In Wake of Assault, Focus Turns to Prevention, Bystander Intervention

screen shot of Project Safe webpagePreventing sexual misconduct and encouraging all members of the Vanderbilt community to stand up, not stand by, when they see someone at risk are the aims of programs underway across Vanderbilt. An assault of a Vanderbilt student June 23, 2013—evidence of which was first discovered by the university on surveillance video and promptly reported to the Nashville police—catalyzed the Vanderbilt community and became part of the ongoing, intense national dialogue about sexual assault on college campuses. On Jan. 27, a Nashville jury found two former Vanderbilt football players guilty of rape in the case. Two additional former players are awaiting trial in the same case.

The university cooperated fully with the district attorney’s office and with law enforcement throughout the investigation. Vanderbilt’s own investigation found all four students violated the university’s sexual misconduct policy; they were quickly discharged from the football team and subsequently expelled from the university.

In a message to the Vanderbilt community Jan. 29, Chancellor Nicholas S. Zeppos wrote, “… [W]e must acknowledge that sexual assaults occur on college campuses across the country, and that Vanderbilt is no exception. But Vanderbilt can make a difference, and we must make a difference, because the consequences of sexual violence—shattered dreams and shattered lives—are intolerable.”

The university has taken numerous concrete steps to address sexual misconduct. Project Safe, previously a program housed within the Margaret Cuninggim Women’s Center on campus, is now a freestanding center dedicated to victim advocacy services and sexual misconduct prevention that opened in September 2014, and the university has added to its staff of prevention educators and victim resource specialists. Hundreds of students, including student athletes, and staff and faculty have attended sessions about Green Dot, a program aimed at bystander intervention.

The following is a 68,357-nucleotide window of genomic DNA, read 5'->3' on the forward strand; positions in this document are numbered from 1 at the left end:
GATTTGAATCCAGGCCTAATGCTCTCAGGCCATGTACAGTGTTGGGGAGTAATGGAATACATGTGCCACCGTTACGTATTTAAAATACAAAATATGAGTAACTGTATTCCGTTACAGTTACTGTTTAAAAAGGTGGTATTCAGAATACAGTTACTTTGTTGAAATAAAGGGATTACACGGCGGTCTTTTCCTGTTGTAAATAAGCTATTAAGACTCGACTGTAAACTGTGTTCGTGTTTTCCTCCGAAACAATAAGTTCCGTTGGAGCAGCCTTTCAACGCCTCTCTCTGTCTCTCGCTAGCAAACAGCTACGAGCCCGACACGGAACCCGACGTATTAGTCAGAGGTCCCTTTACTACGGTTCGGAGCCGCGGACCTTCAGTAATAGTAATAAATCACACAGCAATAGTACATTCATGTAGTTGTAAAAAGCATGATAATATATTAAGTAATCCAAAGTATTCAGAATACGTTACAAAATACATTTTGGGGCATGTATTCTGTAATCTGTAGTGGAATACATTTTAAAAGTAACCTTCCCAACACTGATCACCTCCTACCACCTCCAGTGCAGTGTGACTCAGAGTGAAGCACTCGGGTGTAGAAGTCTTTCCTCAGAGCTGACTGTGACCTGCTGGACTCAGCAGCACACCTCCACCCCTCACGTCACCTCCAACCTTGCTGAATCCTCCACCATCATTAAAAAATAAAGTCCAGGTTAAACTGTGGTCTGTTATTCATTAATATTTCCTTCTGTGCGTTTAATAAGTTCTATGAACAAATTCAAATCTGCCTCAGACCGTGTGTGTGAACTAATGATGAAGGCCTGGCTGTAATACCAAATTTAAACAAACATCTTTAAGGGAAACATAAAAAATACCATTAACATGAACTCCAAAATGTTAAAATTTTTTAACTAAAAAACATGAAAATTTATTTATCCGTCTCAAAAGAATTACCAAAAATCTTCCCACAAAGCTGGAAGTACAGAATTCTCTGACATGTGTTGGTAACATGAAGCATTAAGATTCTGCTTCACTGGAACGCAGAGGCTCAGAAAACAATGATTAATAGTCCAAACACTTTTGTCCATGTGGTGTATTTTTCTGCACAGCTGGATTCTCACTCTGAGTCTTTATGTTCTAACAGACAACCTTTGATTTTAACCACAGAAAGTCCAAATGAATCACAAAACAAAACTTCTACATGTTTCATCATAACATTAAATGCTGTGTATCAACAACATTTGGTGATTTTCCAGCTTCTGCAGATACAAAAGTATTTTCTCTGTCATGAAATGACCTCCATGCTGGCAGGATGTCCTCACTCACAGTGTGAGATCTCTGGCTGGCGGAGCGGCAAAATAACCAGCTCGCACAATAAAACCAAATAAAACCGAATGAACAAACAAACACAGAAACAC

The university launched an online video education module about power-based personal violence that all incoming students must complete, in addition to, which educates students about alcohol’s effects with the aim of helping them make responsible choices. The university also has updated its sexual misconduct policy and has communicated widely to ensure that students and employees know how and to whom to report sexual misconduct incidents.

“We can all commit to this never happening again, but ending sexual misconduct requires more. It requires commitment to our core principles, which demand that sexual harassment and sexual assault will never be ignored or downplayed or get lost in a bureaucracy,” Zeppos wrote. “We must individually and collectively create a culture of transparency, support and cooperation.”

Learn more about Vanderbilt’s resources to prevent sexual assault and aid victims.